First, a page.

A Glimpse of Ecofeminism

Women and nature share the same pathological story in the neo-liberal world characterized by the logic of reckless development. It is high time that we rethink growth and progress and arrive at a more sustainable and holistic conception of modernity that is in tune with nature at large.

Vandana Shiva

The crisis mind can offer no solutions. Those who dare to think of solutions are precisely those who were declared incapable of thinking. Like the women in the Third World, they are clear that the issue is survival, and they have the relevant expertise. ‘Rational’ man of the modern west is exposed today as a bundle of irrationalities, threatening the very survival of humankind. When we find that those who claimed to carry the light have led us into darkness and those who were declared to inhabit the dark recesses of ignorance were actually enlightened, it is but rational to redefine categories and meanings. Recovering the feminine principle as respect for life in nature and society appears to be the only way forward, for men as well as women, in the North as well as the South. The metaphors and concepts of minds deprived of the feminine principle’ have been based on seeing nature and women as worthless and passive, and finally as dispensable. These ethnocentric categorisations have been universalised, and with their universalisation has been associated the destruction of nature and the subjugation of women. But this dominant mode of organising the world is today being challenged by the very voices it had silenced. These voices, muted through subjugation, are now quietly but firmly suggesting that the western male has produced only one culture, and that there are other ways of structuring the world. Women’s struggles for survival through the protection of nature are redefining the meaning of basic categories. They are challenging the central belief of the dominant world-view that nature and women are worthless and waste, that they are obstacles to Progress and must be sacrificed.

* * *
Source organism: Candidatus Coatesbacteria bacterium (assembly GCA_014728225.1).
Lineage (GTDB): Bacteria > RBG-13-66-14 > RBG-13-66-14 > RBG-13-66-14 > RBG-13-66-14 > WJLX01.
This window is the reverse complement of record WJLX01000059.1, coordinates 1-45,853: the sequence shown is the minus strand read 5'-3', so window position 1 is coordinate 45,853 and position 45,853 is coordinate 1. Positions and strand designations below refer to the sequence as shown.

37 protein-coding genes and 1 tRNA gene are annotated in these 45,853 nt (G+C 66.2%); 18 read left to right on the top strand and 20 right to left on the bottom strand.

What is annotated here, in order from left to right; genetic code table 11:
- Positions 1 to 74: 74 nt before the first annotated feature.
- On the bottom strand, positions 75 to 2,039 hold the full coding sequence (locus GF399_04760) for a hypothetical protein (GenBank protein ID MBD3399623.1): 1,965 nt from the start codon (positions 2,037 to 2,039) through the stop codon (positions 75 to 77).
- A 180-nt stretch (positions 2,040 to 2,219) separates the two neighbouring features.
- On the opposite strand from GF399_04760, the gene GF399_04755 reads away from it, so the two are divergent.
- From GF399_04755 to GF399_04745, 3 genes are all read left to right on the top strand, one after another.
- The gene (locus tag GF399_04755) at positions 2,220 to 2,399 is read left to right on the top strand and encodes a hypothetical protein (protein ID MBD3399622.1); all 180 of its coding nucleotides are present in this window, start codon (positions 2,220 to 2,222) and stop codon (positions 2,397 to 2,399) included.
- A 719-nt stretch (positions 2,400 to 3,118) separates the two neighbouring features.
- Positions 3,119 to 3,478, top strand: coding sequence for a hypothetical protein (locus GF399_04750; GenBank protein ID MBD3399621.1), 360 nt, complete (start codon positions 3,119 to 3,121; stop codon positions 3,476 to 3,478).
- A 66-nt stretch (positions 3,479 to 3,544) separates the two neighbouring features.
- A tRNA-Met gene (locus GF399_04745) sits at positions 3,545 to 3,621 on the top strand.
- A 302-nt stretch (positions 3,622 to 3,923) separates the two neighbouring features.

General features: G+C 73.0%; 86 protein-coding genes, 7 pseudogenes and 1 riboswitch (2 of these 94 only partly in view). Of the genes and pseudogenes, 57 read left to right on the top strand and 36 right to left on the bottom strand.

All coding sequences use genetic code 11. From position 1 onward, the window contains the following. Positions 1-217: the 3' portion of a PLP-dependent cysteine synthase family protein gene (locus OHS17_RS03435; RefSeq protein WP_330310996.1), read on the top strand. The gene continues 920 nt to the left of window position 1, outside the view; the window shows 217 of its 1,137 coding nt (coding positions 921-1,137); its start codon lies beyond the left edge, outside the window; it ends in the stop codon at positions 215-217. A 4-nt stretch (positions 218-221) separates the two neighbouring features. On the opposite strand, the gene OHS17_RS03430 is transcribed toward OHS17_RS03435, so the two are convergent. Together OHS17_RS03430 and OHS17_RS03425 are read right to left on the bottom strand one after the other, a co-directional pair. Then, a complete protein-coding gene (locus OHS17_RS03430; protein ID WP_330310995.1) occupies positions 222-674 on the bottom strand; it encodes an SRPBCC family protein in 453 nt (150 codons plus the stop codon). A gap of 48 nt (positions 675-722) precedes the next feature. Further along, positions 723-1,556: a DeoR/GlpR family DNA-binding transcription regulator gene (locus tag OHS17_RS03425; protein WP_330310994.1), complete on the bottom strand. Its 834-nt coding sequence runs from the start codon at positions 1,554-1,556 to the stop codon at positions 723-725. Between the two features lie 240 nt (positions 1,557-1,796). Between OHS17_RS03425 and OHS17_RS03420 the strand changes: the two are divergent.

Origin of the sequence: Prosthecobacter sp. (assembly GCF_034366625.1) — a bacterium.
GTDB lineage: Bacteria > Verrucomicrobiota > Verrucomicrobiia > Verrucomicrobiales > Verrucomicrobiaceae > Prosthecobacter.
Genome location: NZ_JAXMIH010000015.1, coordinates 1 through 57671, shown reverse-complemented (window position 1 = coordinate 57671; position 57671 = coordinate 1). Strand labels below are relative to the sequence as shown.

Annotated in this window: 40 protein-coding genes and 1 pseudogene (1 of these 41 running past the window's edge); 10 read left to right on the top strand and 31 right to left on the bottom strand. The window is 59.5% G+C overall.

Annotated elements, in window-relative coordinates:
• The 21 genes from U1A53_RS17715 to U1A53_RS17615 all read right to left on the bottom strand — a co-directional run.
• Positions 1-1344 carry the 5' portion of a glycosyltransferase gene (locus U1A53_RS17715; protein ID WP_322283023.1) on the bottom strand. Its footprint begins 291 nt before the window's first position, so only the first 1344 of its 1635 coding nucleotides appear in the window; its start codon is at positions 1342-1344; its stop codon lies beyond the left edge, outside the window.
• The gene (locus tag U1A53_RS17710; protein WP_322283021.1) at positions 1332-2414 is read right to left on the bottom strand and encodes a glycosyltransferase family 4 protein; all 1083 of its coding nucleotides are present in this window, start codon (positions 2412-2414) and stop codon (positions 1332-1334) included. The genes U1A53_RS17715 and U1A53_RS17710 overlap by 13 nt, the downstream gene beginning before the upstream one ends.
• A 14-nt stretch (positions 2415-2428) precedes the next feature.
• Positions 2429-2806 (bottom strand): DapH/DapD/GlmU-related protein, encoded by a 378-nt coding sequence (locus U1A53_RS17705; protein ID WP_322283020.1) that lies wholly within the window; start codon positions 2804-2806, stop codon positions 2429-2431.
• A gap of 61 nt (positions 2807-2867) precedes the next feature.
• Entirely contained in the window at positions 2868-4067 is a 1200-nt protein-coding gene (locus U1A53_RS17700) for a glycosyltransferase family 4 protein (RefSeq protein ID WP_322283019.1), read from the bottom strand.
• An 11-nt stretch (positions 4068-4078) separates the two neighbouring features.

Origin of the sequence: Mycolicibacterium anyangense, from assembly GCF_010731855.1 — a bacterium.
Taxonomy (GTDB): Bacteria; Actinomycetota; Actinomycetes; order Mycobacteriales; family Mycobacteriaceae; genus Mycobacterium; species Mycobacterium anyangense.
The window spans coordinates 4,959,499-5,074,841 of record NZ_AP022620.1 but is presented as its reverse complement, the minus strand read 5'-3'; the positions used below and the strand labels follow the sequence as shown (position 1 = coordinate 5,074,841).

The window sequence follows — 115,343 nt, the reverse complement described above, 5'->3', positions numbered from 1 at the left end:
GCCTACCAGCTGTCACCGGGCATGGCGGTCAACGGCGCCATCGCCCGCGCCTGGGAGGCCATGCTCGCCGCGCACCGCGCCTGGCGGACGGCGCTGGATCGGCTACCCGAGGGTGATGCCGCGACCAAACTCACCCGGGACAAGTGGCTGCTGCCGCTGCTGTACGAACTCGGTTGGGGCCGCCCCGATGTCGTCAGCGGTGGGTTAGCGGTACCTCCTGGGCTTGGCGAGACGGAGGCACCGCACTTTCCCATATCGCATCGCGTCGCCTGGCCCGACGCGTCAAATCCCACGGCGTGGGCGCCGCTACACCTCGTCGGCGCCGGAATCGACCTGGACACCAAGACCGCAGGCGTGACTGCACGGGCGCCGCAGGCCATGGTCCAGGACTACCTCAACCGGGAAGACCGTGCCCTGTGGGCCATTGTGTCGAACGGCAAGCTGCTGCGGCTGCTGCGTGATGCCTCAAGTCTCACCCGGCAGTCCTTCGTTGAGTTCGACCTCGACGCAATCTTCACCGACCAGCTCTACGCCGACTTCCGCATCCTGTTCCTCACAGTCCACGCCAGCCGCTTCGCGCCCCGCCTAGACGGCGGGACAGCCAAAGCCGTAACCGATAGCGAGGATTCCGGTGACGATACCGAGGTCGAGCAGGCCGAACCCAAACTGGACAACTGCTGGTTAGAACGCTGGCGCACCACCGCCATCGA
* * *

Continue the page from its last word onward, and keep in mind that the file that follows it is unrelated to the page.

The two central shifts in thinking that are being induced by women’s ecological struggles relate to economic and intellectual worth. The first relates to our understanding of what constitutes knowledge, and who the knowers and producers of intellectual value are.The second involves concepts of wealth and economic value and who the producers of wealth and economic value are. Women producing survival are showing us that nature is the very basis and matrix of economic life through its function in life support and livelihood, and the elements of nature that the dominant view has treated as ‘waste’ are the basis of sustainability and the wealth of the poor and the marginal. They are challenging concepts of waste, rubbish and dispensability as the modern west has defined them. They are showing that production of sustenance is basic to survival itself and cannot be deleted from ‘economic calculations; if production of life cannot be reckoned with in money terms, then it is economic models, and not women’s work in producing sustenance and life, that must be sacrificed. The intellectual heritage for ecological survival lies with those who are experts in survival. They have the knowledge and experience to extricate us from the ecological cul-de-sac that the western masculinist mind has manoeuvred us into. And while Third World women have privileged access to survival expertise, their knowledge is inclusive, not exclusive. The ecological categories with which they think and act can become the categories of liberation for all, for men as well as for women, for the west as well as the non-west, and for the human as well as the non-human elements of the earth. By elbowing out ‘life’ from being the central concern in organising human society, the dominant paradigm of knowledge has become a threat to life itself. Third World women are bringing the concern with living and survival back to centre stage in human history. in recovering the chances for the survival of all life, they are laying the foundations for the recovery of the feminine principle in nature and society, and through it the recovery of the earth as sustainer and provider.

The above passage has been excerpted from Vandana Shiva’s book ‘Staying Alive :Women,Ecology and Development’,published by Zed Books, 1989.


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